Furious George's first day of official tournament play brought them games against Jam (17-16), PoNY(16-15) and Chain Lightning (13-15) in nearly six straight hours of gritty play. A similar story was heard all around the fields, in which only Ironside managed to remain undefeated. Whether the wind picked up or the rain spattered made little difference. A retrospective glance at the scores shows that geographical commonalities and team rivalries made the strongest difference. Some teams just knew each other's weaknesses; other teams just stumbled into each other for epic struggles, clumsily trying to figure out how to wrest the disc from each other's fingers. Only a few precious turnovers decided many games.

GOAT managed wins against PoNY (14-7) and Clapham (15-12), but suffered a narrow loss to Johnny Bravo (14-15).

SATURDAY:

Saturday brought Furious up against Ironside (12-15), Sockeye (8-15), and Rhino (15-11), in another marathon of battles that left the Monkey in an awkward five-way tie, sharing a 3-3 record. The tie was (somehow -- the mathematics of the situation was never fully explained) resolved by a hard-capped game to 5 points against Ring of Fire, with Ring starting on offense. Two offensive miscues by Furious handed the match to Ring at a disappointing score of (2-5), leaving the Monkey out of the quarter-finals.
GOAT collected wins against Rhino (12-11), Revolver (15-14), and Chain (15-8), securing a playoff berth.

SUNDAY:

Furious played out its placement games against Voodoo and Kie, and after trading stories and jerseys with the Colombians, moved in with the crowds to cheer on the playoffs. GOAT lost to their local rival and tournament favourite Ironside (11-14) in the quarter-final.

The playoffs echoed the theme of the rest of the tournament, with multiple universe-point decisions scattered throughout the brackets. They had become so commonplace by this time that few people spoke of upsets or surprises; a given team simply either found a way to its next game or failed. Fittingly, Revolver edged out Ironside in a 15-14 Open final victory.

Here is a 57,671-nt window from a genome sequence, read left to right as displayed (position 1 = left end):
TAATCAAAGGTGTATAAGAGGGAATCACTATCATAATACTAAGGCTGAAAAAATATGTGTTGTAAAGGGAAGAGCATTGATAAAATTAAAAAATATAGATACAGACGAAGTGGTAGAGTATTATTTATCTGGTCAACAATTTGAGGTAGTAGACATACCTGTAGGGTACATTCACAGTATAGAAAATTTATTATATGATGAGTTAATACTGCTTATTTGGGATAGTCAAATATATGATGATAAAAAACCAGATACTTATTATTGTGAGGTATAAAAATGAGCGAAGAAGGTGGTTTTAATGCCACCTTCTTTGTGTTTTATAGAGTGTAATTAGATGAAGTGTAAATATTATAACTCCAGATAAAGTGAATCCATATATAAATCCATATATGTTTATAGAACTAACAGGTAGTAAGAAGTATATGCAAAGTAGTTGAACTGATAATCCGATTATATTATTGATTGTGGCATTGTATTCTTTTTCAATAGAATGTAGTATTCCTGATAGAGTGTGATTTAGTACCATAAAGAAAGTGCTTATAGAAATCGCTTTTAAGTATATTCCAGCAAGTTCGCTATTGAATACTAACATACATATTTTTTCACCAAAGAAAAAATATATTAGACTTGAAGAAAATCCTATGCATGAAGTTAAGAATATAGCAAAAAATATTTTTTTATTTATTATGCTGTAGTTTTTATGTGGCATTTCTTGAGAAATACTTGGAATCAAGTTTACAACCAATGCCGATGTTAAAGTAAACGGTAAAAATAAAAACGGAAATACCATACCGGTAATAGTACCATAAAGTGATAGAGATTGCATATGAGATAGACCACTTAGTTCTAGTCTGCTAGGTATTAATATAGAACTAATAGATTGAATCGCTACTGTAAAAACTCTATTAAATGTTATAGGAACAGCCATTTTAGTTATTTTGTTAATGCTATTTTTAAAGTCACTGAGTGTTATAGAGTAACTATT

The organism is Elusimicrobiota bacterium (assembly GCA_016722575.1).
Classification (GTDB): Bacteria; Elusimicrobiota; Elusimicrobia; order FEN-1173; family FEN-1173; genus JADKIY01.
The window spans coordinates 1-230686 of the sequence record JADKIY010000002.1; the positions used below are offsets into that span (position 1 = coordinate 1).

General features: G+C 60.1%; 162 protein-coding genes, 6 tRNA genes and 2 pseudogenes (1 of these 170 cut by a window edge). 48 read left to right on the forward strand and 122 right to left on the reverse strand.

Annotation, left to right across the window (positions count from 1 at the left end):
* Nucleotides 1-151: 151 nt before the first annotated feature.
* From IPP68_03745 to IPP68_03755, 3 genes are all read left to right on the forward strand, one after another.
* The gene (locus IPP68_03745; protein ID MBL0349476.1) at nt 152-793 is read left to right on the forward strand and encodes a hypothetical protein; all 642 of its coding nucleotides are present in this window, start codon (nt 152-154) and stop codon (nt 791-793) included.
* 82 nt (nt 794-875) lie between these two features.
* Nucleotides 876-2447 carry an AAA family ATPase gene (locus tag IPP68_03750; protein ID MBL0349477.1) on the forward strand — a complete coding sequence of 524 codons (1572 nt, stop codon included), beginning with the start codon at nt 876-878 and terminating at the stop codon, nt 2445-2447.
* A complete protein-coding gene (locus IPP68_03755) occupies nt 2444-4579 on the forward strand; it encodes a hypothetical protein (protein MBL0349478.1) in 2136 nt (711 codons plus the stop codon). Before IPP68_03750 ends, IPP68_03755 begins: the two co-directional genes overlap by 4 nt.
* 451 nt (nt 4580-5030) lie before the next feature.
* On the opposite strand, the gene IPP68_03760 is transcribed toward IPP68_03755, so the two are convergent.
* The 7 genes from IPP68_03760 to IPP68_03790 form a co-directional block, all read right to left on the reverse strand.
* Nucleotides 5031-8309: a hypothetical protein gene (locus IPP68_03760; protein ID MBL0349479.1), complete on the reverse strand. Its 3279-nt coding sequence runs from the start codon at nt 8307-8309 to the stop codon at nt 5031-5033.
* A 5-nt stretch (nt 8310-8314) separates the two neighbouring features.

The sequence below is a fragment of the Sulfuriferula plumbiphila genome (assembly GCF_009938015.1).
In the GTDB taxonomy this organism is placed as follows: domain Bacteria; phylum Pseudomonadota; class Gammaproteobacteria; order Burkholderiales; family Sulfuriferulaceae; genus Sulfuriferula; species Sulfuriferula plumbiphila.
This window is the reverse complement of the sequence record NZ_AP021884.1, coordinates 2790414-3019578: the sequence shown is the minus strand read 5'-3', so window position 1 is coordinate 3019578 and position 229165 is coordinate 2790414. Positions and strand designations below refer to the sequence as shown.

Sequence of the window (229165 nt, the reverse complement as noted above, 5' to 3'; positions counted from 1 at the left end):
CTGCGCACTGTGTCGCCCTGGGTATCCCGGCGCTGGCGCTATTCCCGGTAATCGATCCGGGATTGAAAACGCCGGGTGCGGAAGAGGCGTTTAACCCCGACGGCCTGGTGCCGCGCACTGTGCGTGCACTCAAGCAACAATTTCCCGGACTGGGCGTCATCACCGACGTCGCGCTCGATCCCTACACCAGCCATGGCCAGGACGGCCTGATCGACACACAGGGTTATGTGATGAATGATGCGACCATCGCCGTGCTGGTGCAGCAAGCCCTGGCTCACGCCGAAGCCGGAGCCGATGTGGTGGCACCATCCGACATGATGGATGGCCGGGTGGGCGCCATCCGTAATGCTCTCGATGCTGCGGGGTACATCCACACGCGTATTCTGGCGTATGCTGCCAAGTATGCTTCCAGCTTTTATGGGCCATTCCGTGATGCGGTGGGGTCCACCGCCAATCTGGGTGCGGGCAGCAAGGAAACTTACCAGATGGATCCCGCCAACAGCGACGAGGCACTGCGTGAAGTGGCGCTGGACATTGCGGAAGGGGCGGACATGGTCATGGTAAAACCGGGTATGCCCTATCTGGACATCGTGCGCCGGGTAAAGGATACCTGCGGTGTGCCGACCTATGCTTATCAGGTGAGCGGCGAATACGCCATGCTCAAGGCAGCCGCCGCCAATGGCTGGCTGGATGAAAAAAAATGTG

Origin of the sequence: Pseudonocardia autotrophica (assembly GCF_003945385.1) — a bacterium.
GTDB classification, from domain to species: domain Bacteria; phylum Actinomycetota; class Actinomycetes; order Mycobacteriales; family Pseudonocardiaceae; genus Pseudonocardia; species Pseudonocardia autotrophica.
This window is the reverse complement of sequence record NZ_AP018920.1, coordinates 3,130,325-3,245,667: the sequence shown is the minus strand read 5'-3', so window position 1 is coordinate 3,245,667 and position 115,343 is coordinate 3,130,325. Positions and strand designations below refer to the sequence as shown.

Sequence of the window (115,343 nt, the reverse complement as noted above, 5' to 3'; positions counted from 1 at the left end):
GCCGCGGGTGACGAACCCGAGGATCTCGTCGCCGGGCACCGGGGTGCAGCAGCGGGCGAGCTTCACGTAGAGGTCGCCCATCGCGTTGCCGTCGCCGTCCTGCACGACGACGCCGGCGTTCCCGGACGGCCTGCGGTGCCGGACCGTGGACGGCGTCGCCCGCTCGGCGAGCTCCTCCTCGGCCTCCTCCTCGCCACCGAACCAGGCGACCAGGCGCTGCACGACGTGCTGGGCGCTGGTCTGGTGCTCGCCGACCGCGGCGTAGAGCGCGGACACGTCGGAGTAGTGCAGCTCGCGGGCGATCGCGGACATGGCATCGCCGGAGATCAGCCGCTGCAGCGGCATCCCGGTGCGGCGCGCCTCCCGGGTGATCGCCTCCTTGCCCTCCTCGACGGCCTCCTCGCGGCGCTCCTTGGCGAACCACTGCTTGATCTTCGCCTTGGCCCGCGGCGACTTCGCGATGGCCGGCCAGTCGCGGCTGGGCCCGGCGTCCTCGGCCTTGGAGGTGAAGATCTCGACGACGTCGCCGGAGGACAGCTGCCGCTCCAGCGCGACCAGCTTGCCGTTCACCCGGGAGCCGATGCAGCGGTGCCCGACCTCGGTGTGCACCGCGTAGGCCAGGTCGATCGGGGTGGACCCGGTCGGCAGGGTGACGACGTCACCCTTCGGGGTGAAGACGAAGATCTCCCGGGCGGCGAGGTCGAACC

In all of these games, the quality of ultimate was at its finest when it was arguably at its most boring -- sans turnovers -- for several stretches of several points at a time. O-lines elegantly and quickly moved the disc and send it to fast, confident, and well-positioned receivers. Energetic waves of D-lines would bid and contest every pass without much luck, and it was a pleasure to watch that efficiency, appreciating that everyone on the field was throwing their full effort into their specialty. I have never seen a more consistent demonstration of the costliness of just a few mistakes.

8 comments:

Val said...

Women's winner: RIOT from Seattle

moses said...

Great article Alex! Well written - I should have gotten you to do all our team writeups last year.

Sport Management Steven said...

Thanks for the note VAL.

RIOT indeed is the Seattle team that finally beat FURY head to to head. Must be a huge win for the squad!

Rahil said...

I heard GOAT lost to Chain.

T1000 said...

Yes, you're right, Rahil. There were still some errors in the official results when I checked a few days back.

The revised score is 15-8 for Chain over GOAT.

D said...
This comment has been removed by the author.
D said...

Nice write up! Something you mentioned that is becoming more and more common as standards improve worldwide:

'In all of these games, the quality of ultimate was at its finest when it was arguably at its most boring'

I completely agree but does anyone else see this as a problem? Why watch elite ultimate if you know it's going to be boring?

Juan Sebastian said...

Kie over Furious 12-10.